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Species boundaries, phylogeography and conservation genetics of the red-legged frog (Rana aurora/draytonii) complex.
Mol Ecol. 2004 Sep; 13(9):2667-77.ME

Abstract

The red-legged frog, Rana aurora, has been recognized as both a single, polytypic species and as two distinct species since its original description 150 years ago. It is currently recognized as one species with two geographically contiguous subspecies, aurora and draytonii; the latter is protected under the US Endangered Species Act. We present the results of a survey of 50 populations of red-legged frogs from across their range plus four outgroup species for variation in a phylogenetically informative, approximately 400 base pairs (bp) fragment of the mitochondrial cytochrome b gene. Our mtDNA analysis points to several major results. (1) In accord with several other lines of independent evidence, aurora and draytonii are each diagnosably distinct, evolutionary lineages; the mtDNA data indicate that they do not constitute a monophyletic group, but rather that aurora and R. cascadae from the Pacific northwest are sister taxa; (2) the range of the draytonii mtDNA clade extends about 100 km further north in coastal California than was previously suspected, and corresponds closely with the range limits or phylogeographical breaks of several codistributed taxa; (3) a narrow zone of overlap exists in southern Mendocino County between aurora and draytonii haplotypes, rather than a broad intergradation zone; and (4) the critically endangered population of draytonii in Riverside County, CA forms a distinct clade with frogs from Baja California, Mexico. The currently available evidence favours recognition of aurora and draytonii as separate species with a narrow zone of overlap in northern California.

Authors+Show Affiliations

Section of Evolution and Ecology, and Center for Population Biology, University of California, Davis 95616, USA. hbshaffer@ucdavis.eduNo affiliation info availableNo affiliation info availableNo affiliation info availableNo affiliation info available

Pub Type(s)

Comparative Study
Journal Article
Research Support, Non-U.S. Gov't
Research Support, U.S. Gov't, Non-P.H.S.

Language

eng

PubMed ID

15315679

Citation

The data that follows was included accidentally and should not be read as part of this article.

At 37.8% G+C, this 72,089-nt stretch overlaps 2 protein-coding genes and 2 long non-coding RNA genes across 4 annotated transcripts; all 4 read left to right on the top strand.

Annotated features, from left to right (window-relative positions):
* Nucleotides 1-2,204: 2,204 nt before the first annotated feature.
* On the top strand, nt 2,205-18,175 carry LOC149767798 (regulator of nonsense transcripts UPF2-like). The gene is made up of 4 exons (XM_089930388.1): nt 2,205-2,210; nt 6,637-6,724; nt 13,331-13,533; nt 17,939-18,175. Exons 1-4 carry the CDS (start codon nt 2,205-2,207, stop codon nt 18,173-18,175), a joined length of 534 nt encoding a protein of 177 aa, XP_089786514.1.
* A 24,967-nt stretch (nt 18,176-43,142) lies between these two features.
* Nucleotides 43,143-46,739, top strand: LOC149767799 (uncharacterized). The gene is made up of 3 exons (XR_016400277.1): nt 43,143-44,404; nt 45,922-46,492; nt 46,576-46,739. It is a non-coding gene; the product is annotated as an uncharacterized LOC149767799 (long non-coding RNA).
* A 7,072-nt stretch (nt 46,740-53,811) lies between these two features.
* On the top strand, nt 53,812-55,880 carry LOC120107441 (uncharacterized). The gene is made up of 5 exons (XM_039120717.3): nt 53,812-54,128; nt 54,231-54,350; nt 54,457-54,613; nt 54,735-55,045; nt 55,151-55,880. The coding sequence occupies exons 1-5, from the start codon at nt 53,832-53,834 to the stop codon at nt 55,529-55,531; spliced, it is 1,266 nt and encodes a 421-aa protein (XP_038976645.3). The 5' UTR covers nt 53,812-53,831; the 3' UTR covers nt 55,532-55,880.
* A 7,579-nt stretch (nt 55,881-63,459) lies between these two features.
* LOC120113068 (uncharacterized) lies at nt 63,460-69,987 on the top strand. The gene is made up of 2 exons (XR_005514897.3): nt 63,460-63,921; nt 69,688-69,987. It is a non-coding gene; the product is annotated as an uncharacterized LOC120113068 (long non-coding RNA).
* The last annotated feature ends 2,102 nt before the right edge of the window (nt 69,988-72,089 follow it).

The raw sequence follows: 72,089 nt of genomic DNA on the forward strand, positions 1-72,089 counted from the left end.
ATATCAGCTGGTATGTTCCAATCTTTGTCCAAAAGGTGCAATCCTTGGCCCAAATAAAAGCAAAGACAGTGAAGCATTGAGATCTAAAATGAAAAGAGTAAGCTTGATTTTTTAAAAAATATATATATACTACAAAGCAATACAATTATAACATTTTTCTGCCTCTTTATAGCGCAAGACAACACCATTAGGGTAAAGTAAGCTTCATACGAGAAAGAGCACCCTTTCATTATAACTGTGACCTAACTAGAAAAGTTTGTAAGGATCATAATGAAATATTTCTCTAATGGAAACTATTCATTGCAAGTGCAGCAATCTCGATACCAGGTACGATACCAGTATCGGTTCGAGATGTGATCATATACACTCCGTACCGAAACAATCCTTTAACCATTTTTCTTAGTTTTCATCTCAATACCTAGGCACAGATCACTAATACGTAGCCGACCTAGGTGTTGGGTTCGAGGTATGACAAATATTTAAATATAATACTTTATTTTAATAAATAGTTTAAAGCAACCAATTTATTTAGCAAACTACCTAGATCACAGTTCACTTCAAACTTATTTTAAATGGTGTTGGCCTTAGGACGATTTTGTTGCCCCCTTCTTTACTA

Shaffer, H Bradley, et al. "Species Boundaries, Phylogeography and Conservation Genetics of the Red-legged Frog (Rana Aurora/draytonii) Complex." Molecular Ecology, vol. 13, no. 9, 2004, pp. 2667-77.
Shaffer HB, Fellers GM, Voss SR, et al. Species boundaries, phylogeography and conservation genetics of the red-legged frog (Rana aurora/draytonii) complex. Mol Ecol. 2004;13(9):2667-77.
Shaffer, H. B., Fellers, G. M., Voss, S. R., Oliver, J. C., & Pauly, G. B. (2004). Species boundaries, phylogeography and conservation genetics of the red-legged frog (Rana aurora/draytonii) complex. Molecular Ecology, 13(9), 2667-77.
Shaffer HB, et al. Species Boundaries, Phylogeography and Conservation Genetics of the Red-legged Frog (Rana Aurora/draytonii) Complex. Mol Ecol. 2004;13(9):2667-77. PubMed PMID: 15315679.
* Article titles in AMA citation format should be in sentence-case
TY - JOUR T1 - Species boundaries, phylogeography and conservation genetics of the red-legged frog (Rana aurora/draytonii) complex. AU - Shaffer,H Bradley, AU - Fellers,G M, AU - Voss,S Randal, AU - Oliver,J C, AU - Pauly,Gregory B, PY - 2004/8/19/pubmed PY - 2004/10/28/medline PY - 2004/8/19/entrez SP - 2667 EP - 77 JF - Molecular ecology JO - Mol Ecol VL - 13 IS - 9 N2 - The red-legged frog, Rana aurora, has been recognized as both a single, polytypic species and as two distinct species since its original description 150 years ago. It is currently recognized as one species with two geographically contiguous subspecies, aurora and draytonii; the latter is protected under the US Endangered Species Act. We present the results of a survey of 50 populations of red-legged frogs from across their range plus four outgroup species for variation in a phylogenetically informative, approximately 400 base pairs (bp) fragment of the mitochondrial cytochrome b gene. Our mtDNA analysis points to several major results. (1) In accord with several other lines of independent evidence, aurora and draytonii are each diagnosably distinct, evolutionary lineages; the mtDNA data indicate that they do not constitute a monophyletic group, but rather that aurora and R. cascadae from the Pacific northwest are sister taxa; (2) the range of the draytonii mtDNA clade extends about 100 km further north in coastal California than was previously suspected, and corresponds closely with the range limits or phylogeographical breaks of several codistributed taxa; (3) a narrow zone of overlap exists in southern Mendocino County between aurora and draytonii haplotypes, rather than a broad intergradation zone; and (4) the critically endangered population of draytonii in Riverside County, CA forms a distinct clade with frogs from Baja California, Mexico. The currently available evidence favours recognition of aurora and draytonii as separate species with a narrow zone of overlap in northern California. SN - 0962-1083 UR - https://www.unboundmedicine.com/medline/citation/15315679/Species_boundaries_phylogeography_and_conservation_genetics_of_the_red_legged_frog__Rana_aurora/draytonii__complex_ DB - PRIME DP - Unbound Medicine ER -